Just a few short months after Spotify launched in the US, it was already running into a couple of hiccups, outside of getting enough subscribers to the service. Independent and smaller music label talent were both pulling their songs out of the service, claiming that the artists were not making enough off of each song play. To respond, Spotify has tried to make amends with the affected artists.
So what's next for Spotify? This week, the company announced that it will start to open its music-laden arms to developers, asking them to create apps and other things to distance Spotify from the pack of other new music streaming companies out there, like Google Music.
Spotify expects this announcement to really propel the company as the invitation is open to any developer with the urge to lay down some code in the treble cleft. Apps will still have to be approved and Chief Executive Daniel Ek said that the approval process would be similar to that of Apple's, which is kind of scary.
It's going to be more like the Apple model. We want to make sure the quality of the apps we get in is really, really high.
This helps the problem that has been plaguing Spotify from the beginning, which is the way users can quickly find music they want to listen to, without having to search for a specific artist or song. If Pandora can use a "Smart DJ" type service, so can Spotify.
The apps created will be made available to both the paid and non-paying members of the community, but for now, will only work on computers. Smartphone capability isn't completely ruled out, but it won't be happening at launch. There is rumor though that we will see apps like an RSS feed for a particular playlist, that will automatically update with new music for you. Another detail we were made aware of is that, as expected, the apps will only work within Spotify's platform and won't export to other sites or programs. There won't be any copying of music to other services.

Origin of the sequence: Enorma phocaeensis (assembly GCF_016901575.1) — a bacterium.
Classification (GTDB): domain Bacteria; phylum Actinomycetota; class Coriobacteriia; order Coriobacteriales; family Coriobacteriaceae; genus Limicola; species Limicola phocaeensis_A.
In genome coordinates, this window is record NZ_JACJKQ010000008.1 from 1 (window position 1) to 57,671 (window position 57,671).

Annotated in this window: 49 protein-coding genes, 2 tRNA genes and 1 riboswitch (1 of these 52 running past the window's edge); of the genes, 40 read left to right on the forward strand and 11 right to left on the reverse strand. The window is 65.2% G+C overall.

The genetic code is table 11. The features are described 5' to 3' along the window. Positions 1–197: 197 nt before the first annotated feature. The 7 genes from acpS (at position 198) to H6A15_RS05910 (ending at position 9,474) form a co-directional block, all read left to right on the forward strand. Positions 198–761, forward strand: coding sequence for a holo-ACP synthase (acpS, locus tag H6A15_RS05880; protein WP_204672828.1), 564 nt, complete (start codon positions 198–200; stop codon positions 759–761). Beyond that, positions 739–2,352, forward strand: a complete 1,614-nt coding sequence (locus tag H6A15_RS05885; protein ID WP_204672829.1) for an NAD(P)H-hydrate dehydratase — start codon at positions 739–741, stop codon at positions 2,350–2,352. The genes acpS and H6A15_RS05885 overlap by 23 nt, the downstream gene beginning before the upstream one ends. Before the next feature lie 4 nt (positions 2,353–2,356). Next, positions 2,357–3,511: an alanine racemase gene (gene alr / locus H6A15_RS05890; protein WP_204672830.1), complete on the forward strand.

The question is, can this make Spotify the place to be for all things music? I've been a huge advocate for them since the inception of the idea that they'd be coming over State-side and would hate to see them fall in line with the rest of the not-so-great streaming services. If they play their cards right, Spotify could knock off the Google, Amazon and Last.fms of the industry and take the top spot, but first, you need subscribers. It's time to shine, Spotify.